Bury Street, Enfield
A former hamlet in Lower Edmonton centred on the thoroughfare of that name, which was split in two by the creation of the Great Cambridge Road in the 1920s
From the mid-17th century Bury Street was one of the four constituent wards of Edmonton. The ward took in an extensive area; its main settlement was Winchmore Hill.
Bury Hall was a grand Jacobean house, enlarged in 1750, and possessed by just three families during its three-century existence. Its last private owner was William Bowater, the paper-maker.
When Bury Hall was auctioned by Harrods in 1914 the particulars of sale stated that its cellar “covers a larger area than the house, and is believed to have been connected with a subterranean passage that linked up the old houses in Bury Street, and connected with the Church.” Despite this boast the property did not meet its £5,500 reserve price. The hall was demolished to make way for the Great Cambridge Road.
Houses began to line Bury Street from the end of the 19th century, but much of the vicinity remained covered by nurseries until its interwar development.
The street now crosses the railway via a bridge, which replaced a level crossing and its keeper’s cottage. Bury Street West and Little Bury Street, which crosses Salmon’s Brook, retained some delightful 18th-century cottages until they were knocked down in the 1930s.
Shown in the photograph above,* the church of St Michael Bassishaw was built in 1901 by William Caröe, with a foundation stone by Eric Gill. The construction of the church was funded with part of the proceeds from the sale of land in the City of London on which its namesake had stood. Bury Street’s St Michael Bassishaw was made redundant in 1982 and sensitively converted into flats.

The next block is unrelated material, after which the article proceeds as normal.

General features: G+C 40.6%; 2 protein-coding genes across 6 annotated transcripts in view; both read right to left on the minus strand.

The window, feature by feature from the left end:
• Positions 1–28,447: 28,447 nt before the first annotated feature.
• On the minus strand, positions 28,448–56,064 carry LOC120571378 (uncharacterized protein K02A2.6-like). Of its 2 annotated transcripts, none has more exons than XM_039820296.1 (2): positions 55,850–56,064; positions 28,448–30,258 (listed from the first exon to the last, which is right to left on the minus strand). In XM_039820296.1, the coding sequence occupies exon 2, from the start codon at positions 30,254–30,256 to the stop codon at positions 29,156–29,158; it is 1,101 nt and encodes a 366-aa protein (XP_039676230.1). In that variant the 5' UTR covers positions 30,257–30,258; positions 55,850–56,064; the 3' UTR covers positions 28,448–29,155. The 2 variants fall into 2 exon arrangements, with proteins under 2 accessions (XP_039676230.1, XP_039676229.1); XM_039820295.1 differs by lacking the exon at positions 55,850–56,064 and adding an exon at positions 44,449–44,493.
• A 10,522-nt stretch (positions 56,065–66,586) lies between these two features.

Walmer House, a twelve-storey block of 44 council flats, was built in the late 1960s. Many of the flats are now privately owned.
Perhaps the locality’s finest surviving building is the grade II* listed Salisbury House, on Bury Street West. Built in the early 17th century, the house became Enfield’s first arts centre in 1957 and was sensitively restored by the council in 1992. Today it hosts community art classes and a variety of events and activities. The rooms and grounds are available to hire.
Salisbury House is also home to the business and community platform Love Your Doorstep and the community arts organisation Art Start. There’s a café coming soon too. Marked with a big pink pin on the map below, the house adjoins Bury Lodge Gardens.